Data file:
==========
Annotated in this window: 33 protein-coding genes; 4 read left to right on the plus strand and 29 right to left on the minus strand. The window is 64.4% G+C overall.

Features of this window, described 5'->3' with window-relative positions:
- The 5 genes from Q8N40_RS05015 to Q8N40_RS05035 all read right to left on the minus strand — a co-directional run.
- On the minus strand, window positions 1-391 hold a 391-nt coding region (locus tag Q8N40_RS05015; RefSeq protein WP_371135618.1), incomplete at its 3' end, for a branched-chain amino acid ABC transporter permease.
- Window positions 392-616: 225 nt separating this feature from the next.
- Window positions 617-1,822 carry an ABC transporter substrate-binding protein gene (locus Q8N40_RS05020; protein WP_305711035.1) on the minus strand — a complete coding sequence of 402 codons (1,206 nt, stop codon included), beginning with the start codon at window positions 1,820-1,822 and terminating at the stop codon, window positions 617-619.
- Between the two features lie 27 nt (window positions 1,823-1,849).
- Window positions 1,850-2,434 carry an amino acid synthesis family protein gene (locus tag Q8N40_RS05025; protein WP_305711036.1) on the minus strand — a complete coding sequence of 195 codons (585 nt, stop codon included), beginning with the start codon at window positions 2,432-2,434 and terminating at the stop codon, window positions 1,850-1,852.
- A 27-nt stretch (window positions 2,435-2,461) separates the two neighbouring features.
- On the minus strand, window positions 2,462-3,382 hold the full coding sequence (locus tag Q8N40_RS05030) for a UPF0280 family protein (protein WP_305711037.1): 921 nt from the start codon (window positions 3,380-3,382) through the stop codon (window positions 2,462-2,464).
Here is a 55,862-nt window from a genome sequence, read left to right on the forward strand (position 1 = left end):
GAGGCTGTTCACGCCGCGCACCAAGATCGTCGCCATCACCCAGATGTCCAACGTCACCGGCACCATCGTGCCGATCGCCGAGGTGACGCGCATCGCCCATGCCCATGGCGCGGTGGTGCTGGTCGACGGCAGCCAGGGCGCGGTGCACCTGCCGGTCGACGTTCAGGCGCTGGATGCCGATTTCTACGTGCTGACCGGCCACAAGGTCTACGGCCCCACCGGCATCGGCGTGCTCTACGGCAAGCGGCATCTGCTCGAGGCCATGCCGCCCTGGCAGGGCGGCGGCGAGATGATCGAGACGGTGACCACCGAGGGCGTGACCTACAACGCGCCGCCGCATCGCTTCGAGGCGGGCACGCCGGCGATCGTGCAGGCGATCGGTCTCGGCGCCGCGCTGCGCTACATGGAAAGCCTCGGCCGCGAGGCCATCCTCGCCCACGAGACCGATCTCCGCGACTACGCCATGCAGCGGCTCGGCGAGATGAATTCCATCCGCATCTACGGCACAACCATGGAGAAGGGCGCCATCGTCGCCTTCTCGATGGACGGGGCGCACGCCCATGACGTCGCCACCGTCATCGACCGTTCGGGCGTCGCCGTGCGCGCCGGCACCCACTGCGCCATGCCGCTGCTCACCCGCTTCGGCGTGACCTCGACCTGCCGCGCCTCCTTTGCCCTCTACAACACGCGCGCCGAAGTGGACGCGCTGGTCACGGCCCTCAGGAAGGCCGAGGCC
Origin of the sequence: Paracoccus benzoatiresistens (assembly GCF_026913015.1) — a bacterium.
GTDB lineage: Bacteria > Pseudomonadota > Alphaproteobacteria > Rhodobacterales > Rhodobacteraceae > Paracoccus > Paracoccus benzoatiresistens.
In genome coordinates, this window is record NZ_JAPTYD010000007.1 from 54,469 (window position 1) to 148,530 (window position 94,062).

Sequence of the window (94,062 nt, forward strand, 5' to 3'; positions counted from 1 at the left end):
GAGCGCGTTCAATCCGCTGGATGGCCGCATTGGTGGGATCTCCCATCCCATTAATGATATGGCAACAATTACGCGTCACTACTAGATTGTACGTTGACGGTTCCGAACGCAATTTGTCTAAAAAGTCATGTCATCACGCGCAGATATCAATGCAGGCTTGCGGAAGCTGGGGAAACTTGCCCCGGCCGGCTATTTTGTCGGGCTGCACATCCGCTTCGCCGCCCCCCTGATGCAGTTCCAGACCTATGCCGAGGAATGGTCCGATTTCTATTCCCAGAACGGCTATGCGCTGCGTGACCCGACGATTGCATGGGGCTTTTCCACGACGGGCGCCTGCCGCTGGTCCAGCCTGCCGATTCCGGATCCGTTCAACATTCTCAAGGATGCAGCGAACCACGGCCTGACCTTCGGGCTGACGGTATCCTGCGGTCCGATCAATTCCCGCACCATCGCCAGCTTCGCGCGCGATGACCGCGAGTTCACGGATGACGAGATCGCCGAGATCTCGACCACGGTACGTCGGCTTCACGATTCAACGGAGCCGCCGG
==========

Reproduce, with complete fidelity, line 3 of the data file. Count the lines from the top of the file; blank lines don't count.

- The 5 genes from Q8N40_RS05015 to Q8N40_RS05035 all read right to left on the minus strand — a co-directional run.